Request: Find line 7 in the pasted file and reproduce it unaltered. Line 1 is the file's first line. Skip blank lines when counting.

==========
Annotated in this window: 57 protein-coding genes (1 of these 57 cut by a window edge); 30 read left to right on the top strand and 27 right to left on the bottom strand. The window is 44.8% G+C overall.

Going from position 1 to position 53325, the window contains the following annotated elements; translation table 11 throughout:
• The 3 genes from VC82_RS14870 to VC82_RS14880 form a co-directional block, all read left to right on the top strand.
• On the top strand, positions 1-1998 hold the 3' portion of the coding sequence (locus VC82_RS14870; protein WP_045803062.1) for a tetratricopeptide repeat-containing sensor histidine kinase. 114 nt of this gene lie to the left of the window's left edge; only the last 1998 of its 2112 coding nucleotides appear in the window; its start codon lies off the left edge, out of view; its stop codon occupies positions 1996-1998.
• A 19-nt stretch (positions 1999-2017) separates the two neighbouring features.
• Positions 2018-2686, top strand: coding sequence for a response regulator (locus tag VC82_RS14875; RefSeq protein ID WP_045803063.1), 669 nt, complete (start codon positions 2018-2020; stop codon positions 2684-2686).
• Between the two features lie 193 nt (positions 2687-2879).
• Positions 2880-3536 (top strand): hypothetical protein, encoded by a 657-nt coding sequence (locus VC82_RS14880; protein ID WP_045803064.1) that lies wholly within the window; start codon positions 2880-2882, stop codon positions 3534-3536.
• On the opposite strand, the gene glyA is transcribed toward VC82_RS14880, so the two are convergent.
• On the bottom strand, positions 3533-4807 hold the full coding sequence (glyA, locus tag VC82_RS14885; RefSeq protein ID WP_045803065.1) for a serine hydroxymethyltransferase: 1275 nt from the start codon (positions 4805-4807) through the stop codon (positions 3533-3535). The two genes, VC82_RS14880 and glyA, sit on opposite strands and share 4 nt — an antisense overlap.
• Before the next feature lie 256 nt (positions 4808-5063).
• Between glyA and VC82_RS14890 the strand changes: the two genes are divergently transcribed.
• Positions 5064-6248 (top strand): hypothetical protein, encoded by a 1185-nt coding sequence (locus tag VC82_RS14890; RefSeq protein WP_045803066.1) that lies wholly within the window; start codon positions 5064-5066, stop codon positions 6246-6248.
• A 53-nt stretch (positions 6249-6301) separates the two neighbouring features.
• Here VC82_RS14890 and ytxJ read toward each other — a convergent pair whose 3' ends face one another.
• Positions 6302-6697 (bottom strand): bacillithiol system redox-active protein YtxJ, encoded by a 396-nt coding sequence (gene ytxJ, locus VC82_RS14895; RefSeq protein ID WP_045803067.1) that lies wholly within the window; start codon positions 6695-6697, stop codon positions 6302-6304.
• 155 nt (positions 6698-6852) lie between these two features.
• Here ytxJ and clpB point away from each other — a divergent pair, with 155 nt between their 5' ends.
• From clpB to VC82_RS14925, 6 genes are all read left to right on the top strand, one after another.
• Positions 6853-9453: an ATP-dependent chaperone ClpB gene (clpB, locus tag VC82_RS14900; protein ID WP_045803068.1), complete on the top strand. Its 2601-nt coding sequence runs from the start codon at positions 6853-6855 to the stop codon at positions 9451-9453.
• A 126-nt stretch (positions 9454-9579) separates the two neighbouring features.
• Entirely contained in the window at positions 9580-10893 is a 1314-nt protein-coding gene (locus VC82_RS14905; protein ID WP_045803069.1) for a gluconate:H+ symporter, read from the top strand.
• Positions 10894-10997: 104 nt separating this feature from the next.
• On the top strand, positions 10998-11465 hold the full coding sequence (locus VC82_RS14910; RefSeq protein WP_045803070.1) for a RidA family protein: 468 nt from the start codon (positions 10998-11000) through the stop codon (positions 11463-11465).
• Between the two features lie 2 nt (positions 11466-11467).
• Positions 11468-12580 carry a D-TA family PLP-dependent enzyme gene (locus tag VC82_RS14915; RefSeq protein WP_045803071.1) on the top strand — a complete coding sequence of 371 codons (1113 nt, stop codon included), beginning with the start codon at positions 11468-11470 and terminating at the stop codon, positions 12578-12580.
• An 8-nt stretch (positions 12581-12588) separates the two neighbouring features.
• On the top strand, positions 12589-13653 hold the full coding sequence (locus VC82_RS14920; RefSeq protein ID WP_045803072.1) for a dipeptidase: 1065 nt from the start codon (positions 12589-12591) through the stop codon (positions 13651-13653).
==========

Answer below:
• Between the two features lie 193 nt (positions 2687-2879).